On the Road: A Grand time
The Aspen Times
Aspen CO, Colorado
I am a bad parent. Or at least that’s how I feel when we pull our kids out of school to take offseason vacations, as we did last week.
In a last-ditch November hunt for warm weather, we took the kids to southern Arizona, where we walked in our shorts and T-shirts among the giant cacti and savored the mild desert evenings.
Of course, it’s a long way to southern Arizona from these parts, and it was practically obligatory to stop at the Grand Canyon along the way. Visiting the big ditch added several hours of driving, and we only had about 24 hours there, but the kids were duly impressed and it made for some fine family moments.
First, there was the mandatory sunset hike along the canyon rim, which involved a 20-minute walk from the campground just to reach the first overlook, and then more walking to visit a couple of viewpoints. It was a textbook example of the Hyperactive Dad rallying his reluctant troops ” three weary foot-soldiers aged 6, 8 and 10 years, and one midget in the infant backpack ” for a mission that only the Dad could understand.
There’s a reason they call it the Grand Canyon, however, and all three hikers were visibly thrilled at their first glimpse of the 10-mile-wide gorge (the gabbling midget, not so much). Two of the three actually ran out to the farthest overhanging rock to peer over the edge, which practically made the Hyperactive Dad soil his blue jeans.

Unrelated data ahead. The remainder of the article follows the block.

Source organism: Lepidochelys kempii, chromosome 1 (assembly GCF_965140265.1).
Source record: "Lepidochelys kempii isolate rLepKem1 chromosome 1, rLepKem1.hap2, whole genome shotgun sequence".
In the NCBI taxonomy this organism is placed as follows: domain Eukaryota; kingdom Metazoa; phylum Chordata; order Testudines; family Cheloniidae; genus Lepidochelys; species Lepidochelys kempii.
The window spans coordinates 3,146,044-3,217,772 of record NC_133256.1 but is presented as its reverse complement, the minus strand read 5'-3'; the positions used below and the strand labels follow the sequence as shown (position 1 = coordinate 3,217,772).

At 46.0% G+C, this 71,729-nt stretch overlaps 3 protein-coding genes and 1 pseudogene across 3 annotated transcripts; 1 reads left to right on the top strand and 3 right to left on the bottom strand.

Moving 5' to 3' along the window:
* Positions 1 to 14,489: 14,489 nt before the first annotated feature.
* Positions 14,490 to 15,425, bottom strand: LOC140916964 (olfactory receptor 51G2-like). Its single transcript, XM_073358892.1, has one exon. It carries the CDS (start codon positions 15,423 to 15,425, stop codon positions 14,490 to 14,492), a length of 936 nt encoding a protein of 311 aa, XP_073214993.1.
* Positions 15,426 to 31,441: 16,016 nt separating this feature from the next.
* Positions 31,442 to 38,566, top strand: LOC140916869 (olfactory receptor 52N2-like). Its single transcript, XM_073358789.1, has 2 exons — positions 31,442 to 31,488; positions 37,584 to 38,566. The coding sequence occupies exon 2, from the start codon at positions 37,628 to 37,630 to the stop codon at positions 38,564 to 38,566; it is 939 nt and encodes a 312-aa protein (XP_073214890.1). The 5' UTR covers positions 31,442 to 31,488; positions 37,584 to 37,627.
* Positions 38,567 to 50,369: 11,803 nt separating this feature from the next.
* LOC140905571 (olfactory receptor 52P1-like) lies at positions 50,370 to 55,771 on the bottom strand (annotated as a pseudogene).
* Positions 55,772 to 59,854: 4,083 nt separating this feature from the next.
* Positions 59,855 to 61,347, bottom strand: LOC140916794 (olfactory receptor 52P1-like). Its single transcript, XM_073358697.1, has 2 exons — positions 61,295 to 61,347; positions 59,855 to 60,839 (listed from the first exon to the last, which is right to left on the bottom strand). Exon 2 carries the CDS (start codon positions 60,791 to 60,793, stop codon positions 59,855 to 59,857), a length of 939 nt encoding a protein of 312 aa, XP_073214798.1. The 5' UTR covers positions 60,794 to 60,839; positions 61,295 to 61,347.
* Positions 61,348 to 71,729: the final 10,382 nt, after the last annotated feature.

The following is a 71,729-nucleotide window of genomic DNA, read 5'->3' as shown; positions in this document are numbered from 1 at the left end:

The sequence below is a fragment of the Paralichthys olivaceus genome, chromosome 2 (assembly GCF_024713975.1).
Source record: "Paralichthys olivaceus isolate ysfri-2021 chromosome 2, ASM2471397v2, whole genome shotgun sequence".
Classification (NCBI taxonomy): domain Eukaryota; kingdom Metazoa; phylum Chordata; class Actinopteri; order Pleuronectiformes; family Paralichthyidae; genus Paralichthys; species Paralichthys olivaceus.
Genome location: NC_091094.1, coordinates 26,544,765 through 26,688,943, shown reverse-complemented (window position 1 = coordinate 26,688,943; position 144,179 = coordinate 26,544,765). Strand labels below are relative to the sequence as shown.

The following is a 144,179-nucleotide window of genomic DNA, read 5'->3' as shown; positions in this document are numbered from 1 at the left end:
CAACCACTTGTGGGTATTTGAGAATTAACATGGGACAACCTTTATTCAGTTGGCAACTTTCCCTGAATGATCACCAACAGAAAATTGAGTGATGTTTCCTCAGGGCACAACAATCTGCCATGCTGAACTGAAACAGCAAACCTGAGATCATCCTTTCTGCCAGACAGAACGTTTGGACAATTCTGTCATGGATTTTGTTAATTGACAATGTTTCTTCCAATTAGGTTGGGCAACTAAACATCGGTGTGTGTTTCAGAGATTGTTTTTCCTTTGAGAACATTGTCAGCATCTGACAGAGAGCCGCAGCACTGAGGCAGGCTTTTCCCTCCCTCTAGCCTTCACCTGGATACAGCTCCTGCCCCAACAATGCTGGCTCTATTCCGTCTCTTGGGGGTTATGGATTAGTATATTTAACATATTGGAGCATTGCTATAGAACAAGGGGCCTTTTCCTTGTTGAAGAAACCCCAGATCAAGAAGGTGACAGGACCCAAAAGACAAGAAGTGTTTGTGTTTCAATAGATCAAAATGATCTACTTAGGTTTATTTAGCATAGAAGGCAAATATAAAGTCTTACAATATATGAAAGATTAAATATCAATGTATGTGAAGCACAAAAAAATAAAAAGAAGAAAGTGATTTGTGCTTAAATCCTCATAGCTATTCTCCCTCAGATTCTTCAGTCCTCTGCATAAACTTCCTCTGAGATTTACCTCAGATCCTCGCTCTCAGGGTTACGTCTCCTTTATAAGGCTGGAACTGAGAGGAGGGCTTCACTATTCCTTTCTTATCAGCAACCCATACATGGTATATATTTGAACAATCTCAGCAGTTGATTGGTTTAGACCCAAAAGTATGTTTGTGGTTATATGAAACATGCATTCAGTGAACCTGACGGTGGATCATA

In the end, of course, the soldiers persevered and even loved it. And when they returned to camp, tired and hungry after 90 minutes of walking, Mom ” who had taken a quiet jog by herself ” was ready to serve piping-hot pasta. Perfect.
The next morning, at the urging of my highly motivated 10-year-old, two of us rose before dawn and caught a National Park Service shuttle to a trailhead recommended for sunrise viewing. We began our descent as the eastern sky was just turning a powder blue, and were some 1,000 feet below the rim when the first rays of light hit the highest rocky strata. It’s impossible not to be excited by the sight of the sun rising in the east, the moon descending in the west, and the rays of light creeping down the canyon walls, illuminating layer after layer of ancient rock.
The two of us were all alone on a rocky promontory to watch the show. Which, I guess, is precisely why we pull the kids out of school to visit such places.
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A driver looking to squeeze one last four-wheel drive up Aspen Mountain discovered that it’s not the ascent but the descent that poses a challenge.